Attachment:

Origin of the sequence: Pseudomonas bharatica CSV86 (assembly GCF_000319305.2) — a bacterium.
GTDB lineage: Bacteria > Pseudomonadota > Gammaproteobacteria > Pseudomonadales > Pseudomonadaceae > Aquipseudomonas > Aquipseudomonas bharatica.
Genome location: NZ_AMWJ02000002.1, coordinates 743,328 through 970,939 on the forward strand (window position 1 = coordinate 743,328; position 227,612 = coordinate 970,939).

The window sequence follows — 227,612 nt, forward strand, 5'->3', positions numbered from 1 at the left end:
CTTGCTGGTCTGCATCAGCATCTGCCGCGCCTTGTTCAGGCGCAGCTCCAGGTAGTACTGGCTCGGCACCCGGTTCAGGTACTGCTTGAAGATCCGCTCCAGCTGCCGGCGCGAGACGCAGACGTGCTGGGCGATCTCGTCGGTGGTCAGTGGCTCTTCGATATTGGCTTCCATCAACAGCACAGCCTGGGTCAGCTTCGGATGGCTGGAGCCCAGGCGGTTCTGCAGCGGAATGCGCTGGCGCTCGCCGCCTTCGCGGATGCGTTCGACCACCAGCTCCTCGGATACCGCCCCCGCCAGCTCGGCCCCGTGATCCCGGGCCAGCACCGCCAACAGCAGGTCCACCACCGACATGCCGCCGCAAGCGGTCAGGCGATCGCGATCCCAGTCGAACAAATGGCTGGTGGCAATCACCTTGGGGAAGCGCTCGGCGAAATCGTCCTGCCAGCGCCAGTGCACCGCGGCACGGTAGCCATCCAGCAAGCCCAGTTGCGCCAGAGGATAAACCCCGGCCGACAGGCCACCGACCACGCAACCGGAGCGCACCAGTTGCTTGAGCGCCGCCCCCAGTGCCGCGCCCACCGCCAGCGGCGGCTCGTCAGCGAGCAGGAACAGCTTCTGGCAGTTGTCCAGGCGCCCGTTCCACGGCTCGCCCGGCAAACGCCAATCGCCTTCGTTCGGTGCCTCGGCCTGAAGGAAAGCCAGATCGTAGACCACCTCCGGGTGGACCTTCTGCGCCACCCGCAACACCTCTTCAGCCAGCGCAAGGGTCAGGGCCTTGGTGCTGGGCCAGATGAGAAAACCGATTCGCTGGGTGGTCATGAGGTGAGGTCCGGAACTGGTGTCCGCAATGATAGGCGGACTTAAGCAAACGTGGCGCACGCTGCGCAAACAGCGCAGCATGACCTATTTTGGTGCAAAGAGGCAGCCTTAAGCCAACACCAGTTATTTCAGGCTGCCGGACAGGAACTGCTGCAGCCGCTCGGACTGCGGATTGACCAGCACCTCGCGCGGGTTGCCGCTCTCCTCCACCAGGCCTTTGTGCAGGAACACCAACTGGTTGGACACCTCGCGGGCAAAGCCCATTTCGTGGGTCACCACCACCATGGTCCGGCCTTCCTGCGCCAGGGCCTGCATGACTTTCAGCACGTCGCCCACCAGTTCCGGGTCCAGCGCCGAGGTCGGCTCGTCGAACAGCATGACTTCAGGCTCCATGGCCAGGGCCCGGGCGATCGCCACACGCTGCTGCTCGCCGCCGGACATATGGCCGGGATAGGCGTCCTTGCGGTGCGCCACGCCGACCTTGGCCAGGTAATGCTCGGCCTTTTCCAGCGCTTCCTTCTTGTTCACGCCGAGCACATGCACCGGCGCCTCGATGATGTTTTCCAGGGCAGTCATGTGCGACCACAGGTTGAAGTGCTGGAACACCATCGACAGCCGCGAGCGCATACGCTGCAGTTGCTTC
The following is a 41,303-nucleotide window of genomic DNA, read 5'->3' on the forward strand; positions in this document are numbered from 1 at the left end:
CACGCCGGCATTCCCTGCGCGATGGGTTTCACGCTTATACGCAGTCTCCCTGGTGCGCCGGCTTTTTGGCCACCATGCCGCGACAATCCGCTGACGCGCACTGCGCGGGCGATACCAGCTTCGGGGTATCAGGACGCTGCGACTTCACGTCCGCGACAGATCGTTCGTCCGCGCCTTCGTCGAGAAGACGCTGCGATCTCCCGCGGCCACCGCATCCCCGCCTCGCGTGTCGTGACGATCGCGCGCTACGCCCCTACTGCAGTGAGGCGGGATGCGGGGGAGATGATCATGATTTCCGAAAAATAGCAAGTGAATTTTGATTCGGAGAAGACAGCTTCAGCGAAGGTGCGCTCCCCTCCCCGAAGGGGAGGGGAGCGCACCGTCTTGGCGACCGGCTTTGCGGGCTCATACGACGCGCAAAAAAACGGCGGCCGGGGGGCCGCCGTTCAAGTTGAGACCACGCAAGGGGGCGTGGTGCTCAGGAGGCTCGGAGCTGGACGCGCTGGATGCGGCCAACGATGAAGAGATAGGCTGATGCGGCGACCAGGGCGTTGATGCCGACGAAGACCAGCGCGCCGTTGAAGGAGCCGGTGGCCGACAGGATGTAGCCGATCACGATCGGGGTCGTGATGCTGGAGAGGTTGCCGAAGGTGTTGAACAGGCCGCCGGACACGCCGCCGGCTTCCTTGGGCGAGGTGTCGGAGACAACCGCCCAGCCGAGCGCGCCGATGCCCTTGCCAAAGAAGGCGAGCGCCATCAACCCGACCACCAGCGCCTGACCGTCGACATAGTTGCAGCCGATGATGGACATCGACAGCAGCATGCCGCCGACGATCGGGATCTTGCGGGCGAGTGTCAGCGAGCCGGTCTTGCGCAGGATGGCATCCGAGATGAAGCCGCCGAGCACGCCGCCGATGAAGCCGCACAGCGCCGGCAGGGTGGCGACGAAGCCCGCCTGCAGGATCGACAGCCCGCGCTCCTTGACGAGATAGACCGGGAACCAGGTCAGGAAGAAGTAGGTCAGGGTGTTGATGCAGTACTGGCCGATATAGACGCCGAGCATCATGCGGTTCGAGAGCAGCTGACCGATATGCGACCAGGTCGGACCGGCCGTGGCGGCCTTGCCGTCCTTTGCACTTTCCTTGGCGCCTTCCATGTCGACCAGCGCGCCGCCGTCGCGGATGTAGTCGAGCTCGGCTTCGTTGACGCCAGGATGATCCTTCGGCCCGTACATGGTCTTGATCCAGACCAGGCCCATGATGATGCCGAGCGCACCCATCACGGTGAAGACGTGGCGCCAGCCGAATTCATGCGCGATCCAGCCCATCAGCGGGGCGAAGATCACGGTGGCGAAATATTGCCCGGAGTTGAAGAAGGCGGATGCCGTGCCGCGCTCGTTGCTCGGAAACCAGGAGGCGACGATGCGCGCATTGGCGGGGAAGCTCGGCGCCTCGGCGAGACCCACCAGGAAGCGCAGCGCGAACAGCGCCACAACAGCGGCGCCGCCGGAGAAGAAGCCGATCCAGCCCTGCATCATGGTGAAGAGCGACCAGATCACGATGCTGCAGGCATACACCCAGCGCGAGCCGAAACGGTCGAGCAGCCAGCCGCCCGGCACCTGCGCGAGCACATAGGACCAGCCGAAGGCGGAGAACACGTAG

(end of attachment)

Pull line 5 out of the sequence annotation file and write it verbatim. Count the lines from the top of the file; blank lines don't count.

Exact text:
CTTGCTGGTCTGCATCAGCATCTGCCGCGCCTTGTTCAGGCGCAGCTCCAGGTAGTACTGGCTCGGCACCCGGTTCAGGTACTGCTTGAAGATCCGCTCCAGCTGCCGGCGCGAGACGCAGACGTGCTGGGCGATCTCGTCGGTGGTCAGTGGCTCTTCGATATTGGCTTCCATCAACAGCACAGCCTGGGTCAGCTTCGGATGGCTGGAGCCCAGGCGGTTCTGCAGCGGAATGCGCTGGCGCTCGCCGCCTTCGCGGATGCGTTCGACCACCAGCTCCTCGGATACCGCCCCCGCCAGCTCGGCCCCGTGATCCCGGGCCAGCACCGCCAACAGCAGGTCCACCACCGACATGCCGCCGCAAGCGGTCAGGCGATCGCGATCCCAGTCGAACAAATGGCTGGTGGCAATCACCTTGGGGAAGCGCTCGGCGAAATCGTCCTGCCAGCGCCAGTGCACCGCGGCACGGTAGCCATCCAGCAAGCCCAGTTGCGCCAGAGGATAAACCCCGGCCGACAGGCCACCGACCACGCAACCGGAGCGCACCAGTTGCTTGAGCGCCGCCCCCAGTGCCGCGCCCACCGCCAGCGGCGGCTCGTCAGCGAGCAGGAACAGCTTCTGGCAGTTGTCCAGGCGCCCGTTCCACGGCTCGCCCGGCAAACGCCAATCGCCTTCGTTCGGTGCCTCGGCCTGAAGGAAAGCCAGATCGTAGACCACCTCCGGGTGGACCTTCTGCGCCACCCGCAACACCTCTTCAGCCAGCGCAAGGGTCAGGGCCTTGGTGCTGGGCCAGATGAGAAAACCGATTCGCTGGGTGGTCATGAGGTGAGGTCCGGAACTGGTGTCCGCAATGATAGGCGGACTTAAGCAAACGTGGCGCACGCTGCGCAAACAGCGCAGCATGACCTATTTTGGTGCAAAGAGGCAGCCTTAAGCCAACACCAGTTATTTCAGGCTGCCGGACAGGAACTGCTGCAGCCGCTCGGACTGCGGATTGACCAGCACCTCGCGCGGGTTGCCGCTCTCCTCCACCAGGCCTTTGTGCAGGAACACCAACTGGTTGGACACCTCGCGGGCAAAGCCCATTTCGTGGGTCACCACCACCATGGTCCGGCCTTCCTGCGCCAGGGCCTGCATGACTTTCAGCACGTCGCCCACCAGTTCCGGGTCCAGCGCCGAGGTCGGCTCGTCGAACAGCATGACTTCAGGCTCCATGGCCAGGGCCCGGGCGATCGCCACACGCTGCTGCTCGCCGCCGGACATATGGCCGGGATAGGCGTCCTTGCGGTGCGCCACGCCGACCTTGGCCAGGTAATGCTCGGCCTTTTCCAGCGCTTCCTTCTTGTTCACGCCGAGCACATGCACCGGCGCCTCGATGATGTTTTCCAGGGCAGTCATGTGCGACCACAGGTTGAAGTGCTGGAACACCATCGACAGCCGCGAGCGCATACGCTGCAGTTGCTTC